Australian Folk Songs
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The Navvy (1903)
When the spring-time sun is gettin' hot, and you're shiftin' gravelly muck.
If you're workin' for the Council, people think you are in luck.
When you perspire till the dye runs from you're shirt and stains your moles,
What a happy time a navvy has a-diggin' blanky holes.
Those folks who think seven-bob a-day a workman's paradise
Had better join our gang themselves I'm sure they'd find it nice,
If you come just leave your Sunday togs and silver studs at home,
Cos there s nothing wanted here just now but muscle strength and bone.
Of course we get a quarter twice a day to have a drink,
But, strike me, when we're workin', why we haven't time to wink.
A-swinging pick and shovel, spreading sand and diggin' drains,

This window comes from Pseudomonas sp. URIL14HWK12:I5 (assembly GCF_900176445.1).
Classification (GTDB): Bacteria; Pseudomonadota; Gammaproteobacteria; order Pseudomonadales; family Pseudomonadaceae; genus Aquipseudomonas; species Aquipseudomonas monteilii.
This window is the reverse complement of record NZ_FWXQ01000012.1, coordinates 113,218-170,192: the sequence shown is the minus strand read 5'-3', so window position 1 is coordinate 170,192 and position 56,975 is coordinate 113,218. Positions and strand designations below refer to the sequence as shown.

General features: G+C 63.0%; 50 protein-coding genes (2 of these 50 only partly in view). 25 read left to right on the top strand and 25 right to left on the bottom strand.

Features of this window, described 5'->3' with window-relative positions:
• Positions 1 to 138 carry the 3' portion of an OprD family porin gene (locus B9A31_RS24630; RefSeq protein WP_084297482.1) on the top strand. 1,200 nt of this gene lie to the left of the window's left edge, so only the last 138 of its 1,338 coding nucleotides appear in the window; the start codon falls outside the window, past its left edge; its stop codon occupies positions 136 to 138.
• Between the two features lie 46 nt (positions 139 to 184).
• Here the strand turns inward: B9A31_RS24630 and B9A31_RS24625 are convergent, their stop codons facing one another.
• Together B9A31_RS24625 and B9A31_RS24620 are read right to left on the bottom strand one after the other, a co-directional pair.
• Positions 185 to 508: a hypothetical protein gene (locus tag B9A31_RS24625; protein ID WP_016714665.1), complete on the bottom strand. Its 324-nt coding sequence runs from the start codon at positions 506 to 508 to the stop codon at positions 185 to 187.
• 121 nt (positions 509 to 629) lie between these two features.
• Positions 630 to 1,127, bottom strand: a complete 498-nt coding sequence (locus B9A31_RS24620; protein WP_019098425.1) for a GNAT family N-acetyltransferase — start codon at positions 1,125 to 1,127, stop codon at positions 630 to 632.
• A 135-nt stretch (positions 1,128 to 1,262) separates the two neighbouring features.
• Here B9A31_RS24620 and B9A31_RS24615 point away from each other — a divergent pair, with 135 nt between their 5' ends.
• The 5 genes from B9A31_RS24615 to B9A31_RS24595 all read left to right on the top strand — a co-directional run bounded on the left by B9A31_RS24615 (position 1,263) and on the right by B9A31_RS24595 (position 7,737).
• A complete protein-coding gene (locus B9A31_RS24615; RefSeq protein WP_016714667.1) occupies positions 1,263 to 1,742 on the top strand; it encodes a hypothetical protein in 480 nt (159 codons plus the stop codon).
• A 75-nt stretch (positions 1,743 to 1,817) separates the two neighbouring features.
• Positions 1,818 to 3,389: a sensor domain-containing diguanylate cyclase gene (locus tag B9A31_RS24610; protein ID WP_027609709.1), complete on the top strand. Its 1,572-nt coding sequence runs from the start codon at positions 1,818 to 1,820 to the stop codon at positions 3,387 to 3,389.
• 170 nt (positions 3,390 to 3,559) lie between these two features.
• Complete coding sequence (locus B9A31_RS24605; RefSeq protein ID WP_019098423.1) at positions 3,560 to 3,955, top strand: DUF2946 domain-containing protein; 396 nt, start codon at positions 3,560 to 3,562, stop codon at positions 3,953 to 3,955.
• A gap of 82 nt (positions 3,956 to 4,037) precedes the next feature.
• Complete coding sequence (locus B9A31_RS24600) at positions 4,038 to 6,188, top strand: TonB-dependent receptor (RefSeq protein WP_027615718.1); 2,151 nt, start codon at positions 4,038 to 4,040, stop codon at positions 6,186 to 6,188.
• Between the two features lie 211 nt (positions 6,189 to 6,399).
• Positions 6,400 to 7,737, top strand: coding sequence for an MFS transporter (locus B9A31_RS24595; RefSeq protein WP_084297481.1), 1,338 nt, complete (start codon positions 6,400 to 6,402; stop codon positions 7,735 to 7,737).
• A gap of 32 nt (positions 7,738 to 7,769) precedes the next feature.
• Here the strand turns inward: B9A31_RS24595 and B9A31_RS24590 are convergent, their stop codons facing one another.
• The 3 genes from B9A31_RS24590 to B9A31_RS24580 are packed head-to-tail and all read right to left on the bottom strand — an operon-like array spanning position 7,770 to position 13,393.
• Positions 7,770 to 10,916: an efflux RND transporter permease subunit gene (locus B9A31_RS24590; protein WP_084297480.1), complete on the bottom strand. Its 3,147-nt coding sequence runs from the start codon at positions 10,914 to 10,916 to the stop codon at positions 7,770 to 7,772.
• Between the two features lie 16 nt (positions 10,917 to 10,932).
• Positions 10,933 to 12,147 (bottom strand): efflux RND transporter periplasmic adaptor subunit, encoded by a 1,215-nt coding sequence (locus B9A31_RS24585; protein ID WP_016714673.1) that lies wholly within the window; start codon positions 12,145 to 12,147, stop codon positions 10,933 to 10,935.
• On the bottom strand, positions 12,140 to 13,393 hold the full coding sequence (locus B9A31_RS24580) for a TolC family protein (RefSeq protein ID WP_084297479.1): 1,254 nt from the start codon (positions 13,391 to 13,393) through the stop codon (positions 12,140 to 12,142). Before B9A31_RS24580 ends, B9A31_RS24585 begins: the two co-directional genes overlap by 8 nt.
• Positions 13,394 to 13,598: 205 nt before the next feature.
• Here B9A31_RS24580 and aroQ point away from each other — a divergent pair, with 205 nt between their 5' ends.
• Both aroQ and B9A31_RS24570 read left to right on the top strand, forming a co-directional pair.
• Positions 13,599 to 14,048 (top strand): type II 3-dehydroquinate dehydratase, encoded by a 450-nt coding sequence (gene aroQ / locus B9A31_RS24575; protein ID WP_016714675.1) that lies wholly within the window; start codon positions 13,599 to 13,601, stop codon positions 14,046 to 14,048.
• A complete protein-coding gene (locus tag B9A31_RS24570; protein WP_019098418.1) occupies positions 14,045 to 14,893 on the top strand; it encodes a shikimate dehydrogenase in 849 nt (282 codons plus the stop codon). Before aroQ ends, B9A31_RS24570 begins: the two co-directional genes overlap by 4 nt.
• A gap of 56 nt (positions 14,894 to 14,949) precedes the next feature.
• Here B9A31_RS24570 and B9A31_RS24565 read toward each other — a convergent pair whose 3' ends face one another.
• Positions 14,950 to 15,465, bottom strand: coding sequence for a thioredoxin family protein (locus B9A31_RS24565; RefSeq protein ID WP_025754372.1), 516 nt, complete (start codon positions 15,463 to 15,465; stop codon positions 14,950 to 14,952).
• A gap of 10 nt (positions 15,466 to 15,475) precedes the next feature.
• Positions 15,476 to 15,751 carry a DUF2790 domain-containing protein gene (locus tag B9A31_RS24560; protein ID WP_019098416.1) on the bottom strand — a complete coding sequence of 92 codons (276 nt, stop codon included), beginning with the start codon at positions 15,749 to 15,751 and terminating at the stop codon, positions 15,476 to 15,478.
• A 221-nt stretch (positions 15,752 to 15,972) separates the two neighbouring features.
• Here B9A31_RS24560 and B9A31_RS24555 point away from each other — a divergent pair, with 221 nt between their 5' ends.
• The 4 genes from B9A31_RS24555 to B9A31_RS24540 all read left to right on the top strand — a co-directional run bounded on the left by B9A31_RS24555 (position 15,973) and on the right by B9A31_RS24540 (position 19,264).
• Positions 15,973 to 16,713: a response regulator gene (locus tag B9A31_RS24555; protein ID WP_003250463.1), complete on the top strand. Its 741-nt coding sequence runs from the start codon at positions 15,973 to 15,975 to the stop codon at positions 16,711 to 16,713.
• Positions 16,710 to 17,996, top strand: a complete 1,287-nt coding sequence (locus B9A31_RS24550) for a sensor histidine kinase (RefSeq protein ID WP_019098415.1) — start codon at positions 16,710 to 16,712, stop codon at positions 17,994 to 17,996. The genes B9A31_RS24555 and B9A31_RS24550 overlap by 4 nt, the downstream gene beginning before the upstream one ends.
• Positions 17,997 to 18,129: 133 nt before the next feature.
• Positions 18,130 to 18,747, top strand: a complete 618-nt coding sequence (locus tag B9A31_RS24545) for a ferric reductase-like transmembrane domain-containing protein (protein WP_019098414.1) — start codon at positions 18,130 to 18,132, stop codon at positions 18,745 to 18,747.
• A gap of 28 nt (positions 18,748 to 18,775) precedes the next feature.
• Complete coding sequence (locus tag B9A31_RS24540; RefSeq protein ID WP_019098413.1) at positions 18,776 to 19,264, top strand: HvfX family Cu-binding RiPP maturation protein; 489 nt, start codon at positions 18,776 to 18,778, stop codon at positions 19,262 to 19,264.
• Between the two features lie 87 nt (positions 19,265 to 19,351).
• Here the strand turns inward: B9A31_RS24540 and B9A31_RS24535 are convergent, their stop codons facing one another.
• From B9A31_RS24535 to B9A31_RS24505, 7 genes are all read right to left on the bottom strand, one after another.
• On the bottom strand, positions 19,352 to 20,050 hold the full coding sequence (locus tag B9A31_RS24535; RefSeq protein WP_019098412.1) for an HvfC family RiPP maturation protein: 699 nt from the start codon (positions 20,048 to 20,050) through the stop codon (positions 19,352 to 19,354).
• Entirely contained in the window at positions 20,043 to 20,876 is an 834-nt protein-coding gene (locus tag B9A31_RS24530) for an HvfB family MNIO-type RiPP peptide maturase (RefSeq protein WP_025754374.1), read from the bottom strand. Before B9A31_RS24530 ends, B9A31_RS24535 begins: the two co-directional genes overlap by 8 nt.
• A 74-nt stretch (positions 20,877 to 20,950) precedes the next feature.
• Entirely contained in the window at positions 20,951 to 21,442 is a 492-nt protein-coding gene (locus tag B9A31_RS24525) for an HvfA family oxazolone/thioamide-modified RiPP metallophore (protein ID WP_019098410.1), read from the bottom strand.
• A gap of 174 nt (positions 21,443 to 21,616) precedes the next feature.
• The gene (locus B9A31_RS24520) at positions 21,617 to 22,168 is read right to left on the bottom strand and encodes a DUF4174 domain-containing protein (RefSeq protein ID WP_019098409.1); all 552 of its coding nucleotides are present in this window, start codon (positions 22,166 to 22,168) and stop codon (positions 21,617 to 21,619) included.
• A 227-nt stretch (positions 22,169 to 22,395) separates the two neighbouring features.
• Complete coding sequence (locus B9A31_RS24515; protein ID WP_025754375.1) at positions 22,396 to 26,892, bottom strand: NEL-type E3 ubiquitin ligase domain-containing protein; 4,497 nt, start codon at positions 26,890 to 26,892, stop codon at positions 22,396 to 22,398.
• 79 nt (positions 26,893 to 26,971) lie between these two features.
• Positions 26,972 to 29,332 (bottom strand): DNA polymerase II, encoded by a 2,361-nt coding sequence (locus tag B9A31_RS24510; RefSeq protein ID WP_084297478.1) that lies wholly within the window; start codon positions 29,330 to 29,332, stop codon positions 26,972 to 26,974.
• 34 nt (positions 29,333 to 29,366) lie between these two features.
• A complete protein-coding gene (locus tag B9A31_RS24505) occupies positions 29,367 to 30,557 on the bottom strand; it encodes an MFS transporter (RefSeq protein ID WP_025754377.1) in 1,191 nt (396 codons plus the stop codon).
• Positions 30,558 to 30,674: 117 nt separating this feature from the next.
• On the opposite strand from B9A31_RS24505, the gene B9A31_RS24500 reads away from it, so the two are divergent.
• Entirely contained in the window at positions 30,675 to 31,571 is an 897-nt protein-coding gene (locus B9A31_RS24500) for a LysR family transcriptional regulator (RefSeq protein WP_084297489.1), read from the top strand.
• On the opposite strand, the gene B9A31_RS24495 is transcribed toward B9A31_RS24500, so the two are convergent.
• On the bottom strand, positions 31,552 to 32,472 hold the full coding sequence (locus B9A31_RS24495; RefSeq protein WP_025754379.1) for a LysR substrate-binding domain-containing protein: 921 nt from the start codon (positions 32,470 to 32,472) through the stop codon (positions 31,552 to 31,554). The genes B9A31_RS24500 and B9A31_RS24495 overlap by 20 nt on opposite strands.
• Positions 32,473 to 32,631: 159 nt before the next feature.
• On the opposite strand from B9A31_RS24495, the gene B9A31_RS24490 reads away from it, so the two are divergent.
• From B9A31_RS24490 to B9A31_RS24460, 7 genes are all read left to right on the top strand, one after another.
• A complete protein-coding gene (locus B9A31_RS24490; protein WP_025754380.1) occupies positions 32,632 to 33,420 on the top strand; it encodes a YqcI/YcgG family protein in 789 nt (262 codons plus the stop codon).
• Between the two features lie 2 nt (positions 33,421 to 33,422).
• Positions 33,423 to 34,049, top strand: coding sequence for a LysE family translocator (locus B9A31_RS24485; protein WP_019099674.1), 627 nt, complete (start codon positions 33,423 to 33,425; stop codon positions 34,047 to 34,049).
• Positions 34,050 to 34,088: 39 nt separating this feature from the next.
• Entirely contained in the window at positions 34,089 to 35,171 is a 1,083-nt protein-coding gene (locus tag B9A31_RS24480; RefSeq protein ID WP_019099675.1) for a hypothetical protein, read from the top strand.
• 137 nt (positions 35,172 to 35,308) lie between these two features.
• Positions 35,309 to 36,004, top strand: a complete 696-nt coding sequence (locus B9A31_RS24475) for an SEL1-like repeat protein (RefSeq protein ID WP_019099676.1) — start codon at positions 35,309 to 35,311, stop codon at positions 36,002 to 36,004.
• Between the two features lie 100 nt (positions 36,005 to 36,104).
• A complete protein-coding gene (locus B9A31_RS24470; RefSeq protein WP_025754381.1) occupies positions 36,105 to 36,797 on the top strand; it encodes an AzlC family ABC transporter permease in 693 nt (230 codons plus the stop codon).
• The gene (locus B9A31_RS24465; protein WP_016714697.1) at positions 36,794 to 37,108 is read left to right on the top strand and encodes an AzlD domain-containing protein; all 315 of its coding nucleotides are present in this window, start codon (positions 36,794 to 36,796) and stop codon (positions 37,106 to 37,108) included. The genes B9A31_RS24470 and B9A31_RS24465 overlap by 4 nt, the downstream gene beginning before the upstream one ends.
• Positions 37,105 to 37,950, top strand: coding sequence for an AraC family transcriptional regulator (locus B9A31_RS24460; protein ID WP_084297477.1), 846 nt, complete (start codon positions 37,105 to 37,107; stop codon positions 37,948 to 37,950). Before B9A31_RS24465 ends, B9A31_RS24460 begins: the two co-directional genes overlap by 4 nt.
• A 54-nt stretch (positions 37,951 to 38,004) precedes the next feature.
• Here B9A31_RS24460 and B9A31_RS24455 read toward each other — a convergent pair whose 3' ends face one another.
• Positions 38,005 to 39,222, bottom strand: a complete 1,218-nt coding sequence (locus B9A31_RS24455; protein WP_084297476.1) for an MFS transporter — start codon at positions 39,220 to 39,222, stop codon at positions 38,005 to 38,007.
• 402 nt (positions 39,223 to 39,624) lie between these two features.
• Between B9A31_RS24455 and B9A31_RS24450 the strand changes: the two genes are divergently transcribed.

Don't want, a lot of science, and it don't want any brains.
But watch the ganger walkin' up, and then a-walkin' down,
And then a walkin' back again, then walkin' roun' an' roun'.
If yon stop and straighten up a bit, to talk to Bill or Jack,
You'll hear him shout, don't knock off work ot else you'll get the sack.
They may talk about Australia as a paradise for men,
'Cos we swing the pick and shovel, for eight hours instead of ten ;
But there's blokes in gov'ment billets who are drawing heavy screw,
And they play ping-pong and tennis when there's nothing else to do.
But hurrah for honest toil, my lads, and conscience good and clear ;
While you ve health and strength in body there is nothing else to fear ;
Though your labour's pretty solid, and your profit very small,
You're better as a navvy, than a cockie after all.
From the NSW newspaper the Hillston Spectator and Lachlan River Advertiser Saturday 30 August 1903, p. 13.
australian traditional songs . . . a selection by mark gregory